Information about our bulletin sample submitted by : Pat Zannier
Thank you to Pat for submitting and writing the article and to Nancy for weaving it!
A regular twill, i.e. one without skips, is a good basis for a Shadow Weave draft. For this sample, the Atwater Shadow Weave method was used. This works on the principle of using a DARK end for each thread of the original draft. Accompanying each DARK warp is a LIGHT end which is threaded on the opposite shaft. (Opposite of shaft 1 is shaft 3; Opposite of shaft 2 is shaft 4, opposite of shaft 3 is shaft 1, opposite of shaft 4 is shaft 2.) Here is the original “M&W” twill threading, woven as drawn in:
Following is the above twill draft re-written. The DARK ends follow the basic draft, with the addition of an extra end at each reversal or turning point, plus an empty space is left between each DARK end.
The next step is to add the LIGHT ends. First, determine the direction of the twill line, either ascending or descending (see arrows over the draft). The LIGHT ends are inserted on the opposite shaft of the DARK end, but will precede or follow the DARK end according to direction of draft. Use this chart for placement of LIGHT end. Note, dark is always the same as original twill draft, the LIGHT ends either precede or follow the DARK ends:
LIGHT DARK LIGHT
DESCENDING ORDER ASCENDING ORDER
(light end precedes dark) (light end follows dark)
3 1 3
4 2 4
1 3 1
2 4 2
Adjustments at turning points: First, an extra DARK end was added at each turning point in the original twill draft. To keep the symmetry of the DARK / LIGHT order, when inserting the LIGHT ends at the turning point either add or delete a LIGHT. When changing from Ascending to Descending, use only one light end between the two darks. When changing from Descending to Ascending, there will be three light ends to accompany the two DARK ends. Always keep the DARK / LIGHT order and be consistent when making adjustments at the turning points.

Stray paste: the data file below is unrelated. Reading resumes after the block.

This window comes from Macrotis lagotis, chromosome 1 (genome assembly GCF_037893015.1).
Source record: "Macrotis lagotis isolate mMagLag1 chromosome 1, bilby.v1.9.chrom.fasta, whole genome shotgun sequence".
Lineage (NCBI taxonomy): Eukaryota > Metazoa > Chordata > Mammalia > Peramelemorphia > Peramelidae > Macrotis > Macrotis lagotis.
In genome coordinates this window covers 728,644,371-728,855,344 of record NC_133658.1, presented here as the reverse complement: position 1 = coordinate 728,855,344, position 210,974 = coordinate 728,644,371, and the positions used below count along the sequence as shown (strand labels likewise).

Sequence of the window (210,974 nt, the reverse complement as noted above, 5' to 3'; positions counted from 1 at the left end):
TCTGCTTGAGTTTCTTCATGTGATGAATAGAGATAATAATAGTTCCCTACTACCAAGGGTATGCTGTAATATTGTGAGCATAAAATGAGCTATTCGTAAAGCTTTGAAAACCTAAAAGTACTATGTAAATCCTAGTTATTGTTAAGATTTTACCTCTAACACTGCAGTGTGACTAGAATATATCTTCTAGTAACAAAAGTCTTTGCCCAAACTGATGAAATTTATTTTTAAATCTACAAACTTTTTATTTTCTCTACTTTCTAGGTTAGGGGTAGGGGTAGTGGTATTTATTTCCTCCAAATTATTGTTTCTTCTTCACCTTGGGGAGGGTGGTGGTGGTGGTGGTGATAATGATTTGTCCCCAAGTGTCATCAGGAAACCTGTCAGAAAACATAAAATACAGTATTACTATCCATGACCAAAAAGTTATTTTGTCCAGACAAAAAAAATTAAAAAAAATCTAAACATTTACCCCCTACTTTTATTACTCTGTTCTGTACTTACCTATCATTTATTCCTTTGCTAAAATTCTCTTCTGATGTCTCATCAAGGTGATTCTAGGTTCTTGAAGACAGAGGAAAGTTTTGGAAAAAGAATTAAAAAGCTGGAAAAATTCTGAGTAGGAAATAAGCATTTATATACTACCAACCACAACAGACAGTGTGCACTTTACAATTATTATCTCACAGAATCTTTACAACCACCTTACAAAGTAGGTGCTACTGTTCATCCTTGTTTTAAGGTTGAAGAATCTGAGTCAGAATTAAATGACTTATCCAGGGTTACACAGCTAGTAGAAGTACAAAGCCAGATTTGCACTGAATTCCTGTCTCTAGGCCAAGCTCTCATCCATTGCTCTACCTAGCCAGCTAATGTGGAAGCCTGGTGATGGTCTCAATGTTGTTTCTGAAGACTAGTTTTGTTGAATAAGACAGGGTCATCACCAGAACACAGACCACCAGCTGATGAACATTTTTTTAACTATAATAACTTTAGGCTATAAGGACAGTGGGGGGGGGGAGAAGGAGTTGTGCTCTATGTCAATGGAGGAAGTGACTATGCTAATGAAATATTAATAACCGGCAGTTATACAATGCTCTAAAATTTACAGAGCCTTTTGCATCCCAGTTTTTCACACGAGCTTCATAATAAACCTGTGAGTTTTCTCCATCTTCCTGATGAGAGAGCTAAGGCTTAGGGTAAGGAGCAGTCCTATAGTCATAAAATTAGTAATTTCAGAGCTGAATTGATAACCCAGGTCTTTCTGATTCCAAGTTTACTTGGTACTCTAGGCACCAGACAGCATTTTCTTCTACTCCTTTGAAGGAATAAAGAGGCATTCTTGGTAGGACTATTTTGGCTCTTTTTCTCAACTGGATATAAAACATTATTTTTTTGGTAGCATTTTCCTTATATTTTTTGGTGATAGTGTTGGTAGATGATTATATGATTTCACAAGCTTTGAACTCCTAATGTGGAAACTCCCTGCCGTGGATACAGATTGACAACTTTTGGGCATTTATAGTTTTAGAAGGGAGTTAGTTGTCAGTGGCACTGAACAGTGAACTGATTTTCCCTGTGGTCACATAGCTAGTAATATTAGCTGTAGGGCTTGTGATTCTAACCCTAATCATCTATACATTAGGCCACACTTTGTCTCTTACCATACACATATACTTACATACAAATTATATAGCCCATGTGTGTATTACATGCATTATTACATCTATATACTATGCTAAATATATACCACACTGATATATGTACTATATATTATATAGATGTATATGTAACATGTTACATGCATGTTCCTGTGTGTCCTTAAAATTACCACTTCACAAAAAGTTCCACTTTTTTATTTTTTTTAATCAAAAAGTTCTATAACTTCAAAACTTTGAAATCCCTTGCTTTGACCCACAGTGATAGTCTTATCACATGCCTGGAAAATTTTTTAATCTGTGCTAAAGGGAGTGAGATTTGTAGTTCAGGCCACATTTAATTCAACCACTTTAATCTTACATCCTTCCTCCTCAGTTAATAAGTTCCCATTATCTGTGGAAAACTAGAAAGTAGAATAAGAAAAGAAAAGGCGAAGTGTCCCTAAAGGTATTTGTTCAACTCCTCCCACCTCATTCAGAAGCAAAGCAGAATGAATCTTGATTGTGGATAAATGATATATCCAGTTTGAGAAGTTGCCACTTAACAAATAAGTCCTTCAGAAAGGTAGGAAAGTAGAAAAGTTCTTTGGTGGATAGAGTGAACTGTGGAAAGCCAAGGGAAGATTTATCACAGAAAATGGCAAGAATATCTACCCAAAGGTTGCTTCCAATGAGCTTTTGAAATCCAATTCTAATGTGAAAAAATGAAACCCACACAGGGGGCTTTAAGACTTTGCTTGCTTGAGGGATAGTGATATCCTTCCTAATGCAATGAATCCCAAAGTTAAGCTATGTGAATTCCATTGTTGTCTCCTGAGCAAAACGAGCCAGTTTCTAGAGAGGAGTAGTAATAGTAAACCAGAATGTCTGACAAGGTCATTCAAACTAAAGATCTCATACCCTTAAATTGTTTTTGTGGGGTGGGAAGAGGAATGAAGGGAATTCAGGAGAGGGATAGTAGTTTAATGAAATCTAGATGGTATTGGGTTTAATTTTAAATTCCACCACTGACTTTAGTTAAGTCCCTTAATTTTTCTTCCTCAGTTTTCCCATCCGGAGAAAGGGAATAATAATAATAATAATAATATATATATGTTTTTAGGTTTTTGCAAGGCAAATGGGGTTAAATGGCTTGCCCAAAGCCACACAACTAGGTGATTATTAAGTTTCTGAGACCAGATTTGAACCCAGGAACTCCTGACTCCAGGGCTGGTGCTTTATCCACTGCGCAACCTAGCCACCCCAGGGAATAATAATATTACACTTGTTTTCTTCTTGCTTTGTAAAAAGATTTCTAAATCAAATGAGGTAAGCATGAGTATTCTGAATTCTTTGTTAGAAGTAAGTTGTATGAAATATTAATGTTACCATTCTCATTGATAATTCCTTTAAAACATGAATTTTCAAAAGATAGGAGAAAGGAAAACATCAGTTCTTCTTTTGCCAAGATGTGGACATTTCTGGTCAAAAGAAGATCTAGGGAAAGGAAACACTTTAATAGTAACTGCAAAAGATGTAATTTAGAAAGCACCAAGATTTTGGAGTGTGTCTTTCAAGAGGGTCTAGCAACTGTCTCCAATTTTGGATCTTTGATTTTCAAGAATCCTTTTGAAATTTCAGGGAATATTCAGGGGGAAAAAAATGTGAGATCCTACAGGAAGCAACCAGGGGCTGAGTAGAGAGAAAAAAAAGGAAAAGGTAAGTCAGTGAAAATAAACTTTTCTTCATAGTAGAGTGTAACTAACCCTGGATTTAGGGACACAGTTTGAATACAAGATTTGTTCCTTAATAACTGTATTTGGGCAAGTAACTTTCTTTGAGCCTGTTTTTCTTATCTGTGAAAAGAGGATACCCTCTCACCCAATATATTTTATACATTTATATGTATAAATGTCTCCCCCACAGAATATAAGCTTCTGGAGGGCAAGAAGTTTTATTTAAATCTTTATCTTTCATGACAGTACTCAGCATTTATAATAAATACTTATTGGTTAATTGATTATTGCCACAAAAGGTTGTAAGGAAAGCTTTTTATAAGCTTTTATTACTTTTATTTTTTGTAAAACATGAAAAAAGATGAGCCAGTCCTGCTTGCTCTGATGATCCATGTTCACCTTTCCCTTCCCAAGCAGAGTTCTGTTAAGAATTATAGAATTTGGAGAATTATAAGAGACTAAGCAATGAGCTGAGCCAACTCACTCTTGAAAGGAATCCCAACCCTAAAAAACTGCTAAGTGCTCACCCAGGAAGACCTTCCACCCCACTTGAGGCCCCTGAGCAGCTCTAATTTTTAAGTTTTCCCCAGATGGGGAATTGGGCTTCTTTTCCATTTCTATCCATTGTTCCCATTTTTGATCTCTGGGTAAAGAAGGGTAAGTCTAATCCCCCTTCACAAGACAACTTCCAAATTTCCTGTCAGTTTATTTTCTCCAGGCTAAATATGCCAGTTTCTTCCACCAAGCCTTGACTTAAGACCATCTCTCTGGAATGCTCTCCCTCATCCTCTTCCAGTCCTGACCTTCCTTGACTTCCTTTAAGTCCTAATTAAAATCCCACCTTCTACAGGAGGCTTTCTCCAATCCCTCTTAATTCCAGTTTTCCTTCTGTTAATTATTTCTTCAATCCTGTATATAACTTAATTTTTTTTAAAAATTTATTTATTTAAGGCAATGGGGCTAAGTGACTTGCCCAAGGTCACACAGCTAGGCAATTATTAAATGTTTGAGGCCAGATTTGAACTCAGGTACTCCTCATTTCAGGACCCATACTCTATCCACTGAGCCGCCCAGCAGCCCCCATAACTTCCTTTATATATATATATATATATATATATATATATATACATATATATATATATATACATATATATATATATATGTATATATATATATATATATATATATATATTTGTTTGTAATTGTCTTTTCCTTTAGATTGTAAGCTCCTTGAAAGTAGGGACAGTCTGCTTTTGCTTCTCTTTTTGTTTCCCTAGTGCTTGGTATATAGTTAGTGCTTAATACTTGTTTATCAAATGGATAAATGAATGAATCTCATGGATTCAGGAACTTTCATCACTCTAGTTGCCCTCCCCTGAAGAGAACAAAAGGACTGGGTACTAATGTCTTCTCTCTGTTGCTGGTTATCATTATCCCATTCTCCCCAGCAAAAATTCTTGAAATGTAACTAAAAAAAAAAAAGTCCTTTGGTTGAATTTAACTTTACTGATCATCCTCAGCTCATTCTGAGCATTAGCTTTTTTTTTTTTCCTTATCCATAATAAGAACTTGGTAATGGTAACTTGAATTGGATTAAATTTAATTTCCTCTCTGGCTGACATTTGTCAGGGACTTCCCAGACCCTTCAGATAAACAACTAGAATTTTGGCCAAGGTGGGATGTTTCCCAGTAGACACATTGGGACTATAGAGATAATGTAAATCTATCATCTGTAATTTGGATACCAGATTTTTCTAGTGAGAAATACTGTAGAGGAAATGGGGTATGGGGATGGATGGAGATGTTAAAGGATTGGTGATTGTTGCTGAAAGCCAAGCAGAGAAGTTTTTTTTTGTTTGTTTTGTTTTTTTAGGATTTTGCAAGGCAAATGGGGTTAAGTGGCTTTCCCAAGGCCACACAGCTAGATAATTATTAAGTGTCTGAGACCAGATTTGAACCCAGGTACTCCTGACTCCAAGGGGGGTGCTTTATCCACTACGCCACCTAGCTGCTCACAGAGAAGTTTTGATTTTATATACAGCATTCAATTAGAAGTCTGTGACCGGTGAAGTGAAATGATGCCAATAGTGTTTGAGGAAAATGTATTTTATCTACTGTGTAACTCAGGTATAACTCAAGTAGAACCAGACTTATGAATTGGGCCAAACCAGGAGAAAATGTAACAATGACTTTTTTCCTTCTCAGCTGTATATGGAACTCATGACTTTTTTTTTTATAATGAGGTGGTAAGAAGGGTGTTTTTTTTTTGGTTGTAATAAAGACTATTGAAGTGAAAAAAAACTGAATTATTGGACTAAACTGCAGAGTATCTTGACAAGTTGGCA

Here is the complete “As Drawn In” draft showing DARK & LIGHT ends:
It is difficult to see the threading and treadling pattern with this type of computer draft. I usually write or print out the original draft with the extra ends at the turning points to get the threading for the DARK ends, leaving a space between each end. Then I write in the LIGHT ends with a pencil or different colour:
With this method, the pattern of both the DARK and the LIGHT ends is clearly visible and logical.
To weave, use the standard tie up. The above draft starts with DARK on shaft 1 = DARK pick lifting shafts 1&2. Next, LIGHT on shaft 3 = LIGHT pick lifting shafts 3&4, etc.
Alternate two shuttles, DARK and LIGHT throughout and treadle as drawn in to get the “M & W” pattern. If the pattern is written out and DARK and LIGHT ends marked clearly it is easy to weave with above tie up as feet will alternate from left to right.
Any twill treadling draft without skips can be used with good results. Follow same procedure as with the threading, first writing out the treadling pattern adding extra ends at the turning points, leaving a space between each dark pick, drawing in ascending or descending arrows and then filling in the LIGHT ends according to the chart.
Nancey Orosz was the weaver of this sample.